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Alan Carter, Mark Lee and Wendy Dorn with the handover of the HMAS Tingira nameplate for the Tingira Australian Association to be the future custodian.

Not every day you get your ‘hands on’ the relics of an old historical sailing ship approximately 107 years of age. Recently, the Royal Institute for Deaf and Blind Children, Tingira Heights, presented Tingira Australia Association Secretary, Mark Lee, with the original HMAS Tingira name board and memorabilia as part of a donation ceremony.

Wendy Dorn, Area Manager Hunter, Royal Institute for Deaf and Blind Children, said the historic Tingira memorabilia was probably not going to fit in as a display with the combined tenants and the modern architecture of the new building when we move in the near future.

Wendy tasked her right hand man, Alan Carter, to find if there were any original ‘Tingira groups’ that would treasure these items and be a worthy custodian to continue their story and livelihood in decades to come.

Alan sourced Tingira Australia Association, the second generation of Tingira Boys, who have welcomed the donation towards their ever building growing collection of all things HMAS Tingira and HMAS Leeuwin.

Tingira President Lance Ker was excited to learn the good news of the donation and see the media photograph of the staff and the Tingira Secretary with the original Tingira name board.

“It’s amazing how some local publicity on social medial, a well presented website and a dedicated Tingira committee can source items like this original HMAS Tingira name board. This will now take great pride within our association, Tingira’s past will have a new future again. The Tingira committee are working on future plans where maximum general public viewing of the Tingira story and viewing of other memorabilia will be the main focus at this stage, we are most grateful to Wendy Dorn and her team for contacting the association” said Lance Ker.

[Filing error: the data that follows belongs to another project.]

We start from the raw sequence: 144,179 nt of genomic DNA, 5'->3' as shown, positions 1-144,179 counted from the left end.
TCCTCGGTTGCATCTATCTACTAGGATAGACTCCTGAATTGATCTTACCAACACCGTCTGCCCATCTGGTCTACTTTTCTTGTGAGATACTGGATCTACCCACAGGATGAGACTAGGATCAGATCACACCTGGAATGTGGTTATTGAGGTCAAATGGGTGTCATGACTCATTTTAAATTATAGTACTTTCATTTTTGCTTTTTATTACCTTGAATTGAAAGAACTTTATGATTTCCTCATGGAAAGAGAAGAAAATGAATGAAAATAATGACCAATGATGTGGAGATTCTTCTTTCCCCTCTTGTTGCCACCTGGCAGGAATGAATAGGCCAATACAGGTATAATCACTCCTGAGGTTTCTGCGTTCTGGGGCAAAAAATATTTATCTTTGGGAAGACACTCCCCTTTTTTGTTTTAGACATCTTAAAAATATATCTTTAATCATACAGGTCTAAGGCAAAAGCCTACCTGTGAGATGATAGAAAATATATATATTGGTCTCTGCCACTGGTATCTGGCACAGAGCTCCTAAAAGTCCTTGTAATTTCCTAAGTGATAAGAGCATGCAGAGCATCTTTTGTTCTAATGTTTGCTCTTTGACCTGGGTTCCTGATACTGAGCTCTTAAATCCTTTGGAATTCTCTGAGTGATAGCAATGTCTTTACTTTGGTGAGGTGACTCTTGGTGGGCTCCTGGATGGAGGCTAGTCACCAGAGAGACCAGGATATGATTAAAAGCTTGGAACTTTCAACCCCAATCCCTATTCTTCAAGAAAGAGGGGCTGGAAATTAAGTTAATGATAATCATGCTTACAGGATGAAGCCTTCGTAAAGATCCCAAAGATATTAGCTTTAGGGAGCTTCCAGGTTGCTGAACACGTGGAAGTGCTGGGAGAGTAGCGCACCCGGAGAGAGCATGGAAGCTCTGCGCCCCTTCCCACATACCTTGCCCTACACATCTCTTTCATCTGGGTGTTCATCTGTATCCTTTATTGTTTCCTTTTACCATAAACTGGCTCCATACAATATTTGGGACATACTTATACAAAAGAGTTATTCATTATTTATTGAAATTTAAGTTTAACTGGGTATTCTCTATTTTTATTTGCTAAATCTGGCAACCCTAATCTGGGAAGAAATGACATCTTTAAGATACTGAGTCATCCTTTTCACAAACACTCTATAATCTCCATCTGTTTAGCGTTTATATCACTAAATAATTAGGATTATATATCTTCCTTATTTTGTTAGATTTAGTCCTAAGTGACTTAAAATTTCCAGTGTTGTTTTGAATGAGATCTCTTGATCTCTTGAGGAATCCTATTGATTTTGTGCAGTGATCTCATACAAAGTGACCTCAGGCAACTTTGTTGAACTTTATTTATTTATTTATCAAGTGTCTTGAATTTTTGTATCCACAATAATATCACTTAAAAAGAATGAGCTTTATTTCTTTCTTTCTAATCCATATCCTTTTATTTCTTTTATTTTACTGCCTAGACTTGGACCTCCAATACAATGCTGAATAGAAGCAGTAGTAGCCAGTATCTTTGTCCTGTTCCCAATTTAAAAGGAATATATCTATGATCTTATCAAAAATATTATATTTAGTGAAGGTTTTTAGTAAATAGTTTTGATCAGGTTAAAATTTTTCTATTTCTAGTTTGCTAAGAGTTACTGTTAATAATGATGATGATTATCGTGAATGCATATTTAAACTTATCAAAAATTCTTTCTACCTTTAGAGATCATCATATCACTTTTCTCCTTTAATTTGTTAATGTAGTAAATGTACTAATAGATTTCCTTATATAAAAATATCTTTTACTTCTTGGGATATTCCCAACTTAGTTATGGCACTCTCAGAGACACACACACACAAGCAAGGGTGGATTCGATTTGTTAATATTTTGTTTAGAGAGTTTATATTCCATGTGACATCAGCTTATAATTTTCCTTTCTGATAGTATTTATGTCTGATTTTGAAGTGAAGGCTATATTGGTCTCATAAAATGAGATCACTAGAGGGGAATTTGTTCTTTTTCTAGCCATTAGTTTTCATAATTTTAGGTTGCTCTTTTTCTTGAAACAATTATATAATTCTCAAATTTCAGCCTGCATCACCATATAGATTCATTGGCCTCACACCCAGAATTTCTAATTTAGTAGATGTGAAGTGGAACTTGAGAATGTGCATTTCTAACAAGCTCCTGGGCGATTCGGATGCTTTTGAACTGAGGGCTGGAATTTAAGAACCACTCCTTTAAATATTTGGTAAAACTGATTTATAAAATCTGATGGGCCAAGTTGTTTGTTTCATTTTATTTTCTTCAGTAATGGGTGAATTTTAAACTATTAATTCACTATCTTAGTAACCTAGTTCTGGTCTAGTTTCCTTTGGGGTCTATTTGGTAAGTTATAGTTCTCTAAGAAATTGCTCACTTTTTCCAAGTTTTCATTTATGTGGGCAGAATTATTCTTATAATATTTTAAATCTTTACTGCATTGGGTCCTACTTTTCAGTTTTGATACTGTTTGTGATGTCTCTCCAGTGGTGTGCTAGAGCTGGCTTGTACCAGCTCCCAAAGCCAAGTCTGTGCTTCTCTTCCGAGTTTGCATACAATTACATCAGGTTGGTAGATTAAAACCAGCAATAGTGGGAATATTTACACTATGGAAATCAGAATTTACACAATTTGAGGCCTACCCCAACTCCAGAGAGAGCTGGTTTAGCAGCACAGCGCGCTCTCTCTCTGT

The Tingira items were gifted to the Royal Institute for Deaf and Blind Children at its opening day of February 1991 by the then Governor of NSW, Rear Admiral Peter Sinclair. Governor Sinclair served as the Executive Officer at HMAS Leeuwin, looking after the young Tingira Boys during his naval career.

Tingira Boys joined the RAN at 15 years of age when HMAS Tingira was commissioned on 25 April 1912, over 3,000 boys were trained on her and sent to the fleet over the following two decades. The second generation of Tingira Boys, also aged 15, commenced at HMAS Leeuwin on 13 July 1961 with 10,000 young sailors joining the ranks of the RAN fleet, many still serving today with over 35 years continued service.

The Royal Institute for Deaf and Blind Children will move into a new $5 million medical centre at Broadmeadow, in a combined role with ear, nose and throat specialist within the Newcastle region first quarter 2020.